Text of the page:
model train layout benchwork constructionBenchwork construction at Youngstown
g scale shelf constructionG scale on the shelf above the HO layout

There are some very good ideas for sturdy benchwork on the  modular layout page describing the Nottawasaga Model Railroad Club's portable layout and ideas from other pikes.

Benchwork ideas from other modellers

The aisles in the photo below are on Tom Hood's layout that I visited during the Niagara Frontier Region (NFR) 2008 convention in Ottawa, Ontario, Canada.


Nicely-finished aisleway double-deck benchwork

In the aisle Tom has incorporated a sliding drawer for car storage.


Storage drawer for overflow of cars

I used a similar idea for overflow during operations. My solution was to buy a set of drawers from Home Depot and line one of them with felt. The others are used for basic storage of supplies. On that same layout tour I photographed some novel benchwork solutions on John Mitchell's Canada Southern layout.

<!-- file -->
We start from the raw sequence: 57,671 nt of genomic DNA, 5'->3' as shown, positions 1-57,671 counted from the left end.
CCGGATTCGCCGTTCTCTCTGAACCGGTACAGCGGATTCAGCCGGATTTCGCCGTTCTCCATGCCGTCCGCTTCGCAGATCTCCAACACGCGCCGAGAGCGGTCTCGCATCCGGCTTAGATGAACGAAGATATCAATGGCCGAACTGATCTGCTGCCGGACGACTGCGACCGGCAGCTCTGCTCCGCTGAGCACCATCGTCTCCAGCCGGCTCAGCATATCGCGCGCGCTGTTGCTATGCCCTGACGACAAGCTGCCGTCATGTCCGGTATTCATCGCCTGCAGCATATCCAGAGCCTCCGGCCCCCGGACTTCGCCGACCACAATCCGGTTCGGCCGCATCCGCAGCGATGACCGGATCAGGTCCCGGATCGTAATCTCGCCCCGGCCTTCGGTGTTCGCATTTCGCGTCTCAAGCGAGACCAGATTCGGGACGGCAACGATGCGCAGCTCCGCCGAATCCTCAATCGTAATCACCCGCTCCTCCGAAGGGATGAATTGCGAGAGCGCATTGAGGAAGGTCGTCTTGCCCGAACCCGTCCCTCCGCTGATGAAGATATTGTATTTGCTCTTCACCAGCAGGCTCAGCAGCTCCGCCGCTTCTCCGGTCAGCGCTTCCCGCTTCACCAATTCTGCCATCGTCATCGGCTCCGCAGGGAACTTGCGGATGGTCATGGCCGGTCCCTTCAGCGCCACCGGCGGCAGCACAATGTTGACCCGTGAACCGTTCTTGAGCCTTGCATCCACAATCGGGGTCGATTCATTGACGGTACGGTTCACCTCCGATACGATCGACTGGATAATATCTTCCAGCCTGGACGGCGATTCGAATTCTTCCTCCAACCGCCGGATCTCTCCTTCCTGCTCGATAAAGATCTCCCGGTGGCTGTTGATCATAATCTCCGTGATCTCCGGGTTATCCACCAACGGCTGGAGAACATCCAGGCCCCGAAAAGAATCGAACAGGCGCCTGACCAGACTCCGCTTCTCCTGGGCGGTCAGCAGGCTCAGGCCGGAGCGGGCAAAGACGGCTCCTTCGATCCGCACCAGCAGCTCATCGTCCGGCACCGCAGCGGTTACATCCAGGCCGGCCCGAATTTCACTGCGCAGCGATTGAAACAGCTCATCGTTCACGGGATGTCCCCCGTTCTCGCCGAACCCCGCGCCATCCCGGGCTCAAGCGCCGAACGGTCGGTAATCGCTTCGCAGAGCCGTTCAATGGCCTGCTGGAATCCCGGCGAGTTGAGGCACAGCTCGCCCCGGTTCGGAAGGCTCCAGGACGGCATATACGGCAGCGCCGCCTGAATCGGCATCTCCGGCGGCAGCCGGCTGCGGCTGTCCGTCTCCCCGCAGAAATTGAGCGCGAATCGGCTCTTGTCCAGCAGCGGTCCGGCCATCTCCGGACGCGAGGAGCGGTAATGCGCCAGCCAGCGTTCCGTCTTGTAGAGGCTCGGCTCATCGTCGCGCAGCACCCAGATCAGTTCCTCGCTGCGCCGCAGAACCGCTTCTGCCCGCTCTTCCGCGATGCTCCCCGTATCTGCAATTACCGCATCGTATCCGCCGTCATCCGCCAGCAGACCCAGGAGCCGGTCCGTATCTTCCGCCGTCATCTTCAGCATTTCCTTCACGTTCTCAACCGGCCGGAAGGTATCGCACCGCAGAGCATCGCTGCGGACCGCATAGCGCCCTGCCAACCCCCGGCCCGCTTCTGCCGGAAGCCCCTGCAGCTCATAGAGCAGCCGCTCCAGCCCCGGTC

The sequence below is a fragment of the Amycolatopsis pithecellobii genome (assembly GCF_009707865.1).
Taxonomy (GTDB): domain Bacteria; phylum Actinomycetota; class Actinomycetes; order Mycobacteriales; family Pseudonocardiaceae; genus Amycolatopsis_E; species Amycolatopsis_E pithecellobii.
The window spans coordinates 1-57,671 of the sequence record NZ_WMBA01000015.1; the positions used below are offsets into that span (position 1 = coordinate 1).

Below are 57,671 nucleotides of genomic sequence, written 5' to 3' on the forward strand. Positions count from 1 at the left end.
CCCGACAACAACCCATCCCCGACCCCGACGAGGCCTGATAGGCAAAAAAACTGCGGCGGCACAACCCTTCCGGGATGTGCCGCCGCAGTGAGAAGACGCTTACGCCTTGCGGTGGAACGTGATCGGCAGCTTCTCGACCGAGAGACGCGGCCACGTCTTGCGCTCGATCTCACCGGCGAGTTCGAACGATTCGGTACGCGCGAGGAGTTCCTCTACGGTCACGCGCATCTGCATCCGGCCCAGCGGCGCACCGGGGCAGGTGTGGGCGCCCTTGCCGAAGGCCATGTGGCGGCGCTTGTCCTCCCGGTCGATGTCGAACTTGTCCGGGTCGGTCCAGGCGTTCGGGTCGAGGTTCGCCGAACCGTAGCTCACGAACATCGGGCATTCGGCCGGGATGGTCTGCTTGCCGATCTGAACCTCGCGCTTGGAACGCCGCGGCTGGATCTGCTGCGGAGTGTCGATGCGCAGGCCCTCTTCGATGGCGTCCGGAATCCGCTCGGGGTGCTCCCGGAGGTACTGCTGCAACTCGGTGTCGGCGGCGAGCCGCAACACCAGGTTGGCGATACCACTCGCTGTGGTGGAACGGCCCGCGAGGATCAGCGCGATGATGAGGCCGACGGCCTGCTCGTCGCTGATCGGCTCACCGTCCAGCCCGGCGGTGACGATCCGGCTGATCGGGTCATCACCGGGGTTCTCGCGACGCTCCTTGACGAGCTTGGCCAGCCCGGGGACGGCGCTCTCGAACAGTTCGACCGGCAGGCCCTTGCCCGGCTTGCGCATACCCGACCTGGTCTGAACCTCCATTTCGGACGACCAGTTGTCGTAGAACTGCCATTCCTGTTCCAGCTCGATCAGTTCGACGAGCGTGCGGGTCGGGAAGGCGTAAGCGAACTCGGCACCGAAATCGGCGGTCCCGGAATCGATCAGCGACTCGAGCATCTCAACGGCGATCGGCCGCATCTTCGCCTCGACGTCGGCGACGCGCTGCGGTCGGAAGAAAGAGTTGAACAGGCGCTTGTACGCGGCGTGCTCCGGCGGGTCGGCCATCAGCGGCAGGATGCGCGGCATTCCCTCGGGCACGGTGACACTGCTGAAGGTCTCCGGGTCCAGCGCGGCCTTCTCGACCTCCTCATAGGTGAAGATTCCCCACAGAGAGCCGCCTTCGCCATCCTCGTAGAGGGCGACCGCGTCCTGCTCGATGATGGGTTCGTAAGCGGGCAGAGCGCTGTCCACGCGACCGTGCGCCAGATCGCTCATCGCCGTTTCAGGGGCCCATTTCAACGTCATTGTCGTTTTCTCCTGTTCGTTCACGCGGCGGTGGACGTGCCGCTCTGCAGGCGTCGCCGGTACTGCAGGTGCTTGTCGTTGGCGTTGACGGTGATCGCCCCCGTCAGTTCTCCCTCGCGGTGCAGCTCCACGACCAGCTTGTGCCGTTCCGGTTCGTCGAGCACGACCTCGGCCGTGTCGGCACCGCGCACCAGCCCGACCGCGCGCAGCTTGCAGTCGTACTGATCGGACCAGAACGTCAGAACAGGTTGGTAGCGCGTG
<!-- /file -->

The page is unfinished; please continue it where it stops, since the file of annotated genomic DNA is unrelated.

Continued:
Rails across the laundry tubs with painted backdrop

John disguised pipes between these double decks by creating the illusion that they are part of the industrial complex.


Disguised pipes between decks.

Sector plates are common on British and European layouts where space is at a premium. John puts the concept to good use here.


Sector plate

Another idea is John's sliding transfer table to stage trains.


Sliding transfer table for staging

Dave Smith built a sector plate for his ON30 Ontario and Eastern layout. He demonstrated it for me during the Muskoka 2009 layout tour.

ON30 sector plate
Sturdy sector plate

In the photo you can see how the track ends curve at the edge of the sector plate so that each will line up perfectly as the plate is moved.

Sector plate wheels sector plate wheels

The front end of the plate uses chair castor wheels that rotate along a board underneath the plate.

Sector plate pivot sector plate pivot

Dave used an aircraft bolt and nut for a secure pivot at the center of the sector plate at the far end. The bolt simply passes perpendicularly through the sub roadbed cross member. Drilling the hole correctly is critical.